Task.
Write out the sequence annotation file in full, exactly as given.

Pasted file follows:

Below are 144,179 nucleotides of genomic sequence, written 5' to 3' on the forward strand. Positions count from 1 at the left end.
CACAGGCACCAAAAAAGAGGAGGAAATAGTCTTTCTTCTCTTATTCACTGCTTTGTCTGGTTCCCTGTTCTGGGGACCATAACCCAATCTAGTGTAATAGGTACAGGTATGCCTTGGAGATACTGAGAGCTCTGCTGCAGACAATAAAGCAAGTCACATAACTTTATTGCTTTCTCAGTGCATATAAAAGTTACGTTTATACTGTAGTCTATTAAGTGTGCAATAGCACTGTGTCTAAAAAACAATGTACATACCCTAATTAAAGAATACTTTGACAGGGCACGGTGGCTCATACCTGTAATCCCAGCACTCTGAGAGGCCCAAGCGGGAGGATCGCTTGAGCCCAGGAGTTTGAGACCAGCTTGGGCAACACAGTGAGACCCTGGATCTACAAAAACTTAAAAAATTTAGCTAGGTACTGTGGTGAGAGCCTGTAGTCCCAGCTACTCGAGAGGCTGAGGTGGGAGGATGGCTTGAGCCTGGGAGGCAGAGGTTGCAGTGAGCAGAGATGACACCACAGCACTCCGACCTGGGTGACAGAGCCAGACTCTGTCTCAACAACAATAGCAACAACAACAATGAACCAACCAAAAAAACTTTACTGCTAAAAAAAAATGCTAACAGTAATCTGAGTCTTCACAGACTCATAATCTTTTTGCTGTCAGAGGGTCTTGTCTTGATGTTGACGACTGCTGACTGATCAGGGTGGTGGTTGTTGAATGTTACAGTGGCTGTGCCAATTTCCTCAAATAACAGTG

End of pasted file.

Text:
Below are 144,179 nucleotides of genomic sequence, written 5' to 3' on the forward strand. Positions count from 1 at the left end.
CACAGGCACCAAAAAAGAGGAGGAAATAGTCTTTCTTCTCTTATTCACTGCTTTGTCTGGTTCCCTGTTCTGGGGACCATAACCCAATCTAGTGTAATAGGTACAGGTATGCCTTGGAGATACTGAGAGCTCTGCTGCAGACAATAAAGCAAGTCACATAACTTTATTGCTTTCTCAGTGCATATAAAAGTTACGTTTATACTGTAGTCTATTAAGTGTGCAATAGCACTGTGTCTAAAAAACAATGTACATACCCTAATTAAAGAATACTTTGACAGGGCACGGTGGCTCATACCTGTAATCCCAGCACTCTGAGAGGCCCAAGCGGGAGGATCGCTTGAGCCCAGGAGTTTGAGACCAGCTTGGGCAACACAGTGAGACCCTGGATCTACAAAAACTTAAAAAATTTAGCTAGGTACTGTGGTGAGAGCCTGTAGTCCCAGCTACTCGAGAGGCTGAGGTGGGAGGATGGCTTGAGCCTGGGAGGCAGAGGTTGCAGTGAGCAGAGATGACACCACAGCACTCCGACCTGGGTGACAGAGCCAGACTCTGTCTCAACAACAATAGCAACAACAACAATGAACCAACCAAAAAAACTTTACTGCTAAAAAAAAATGCTAACAGTAATCTGAGTCTTCACAGACTCATAATCTTTTTGCTGTCAGAGGGTCTTGTCTTGATGTTGACGACTGCTGACTGATCAGGGTGGTGGTTGTTGAATGTTACAGTGGCTGTGCCAATTTCCTCAAATAACAGTG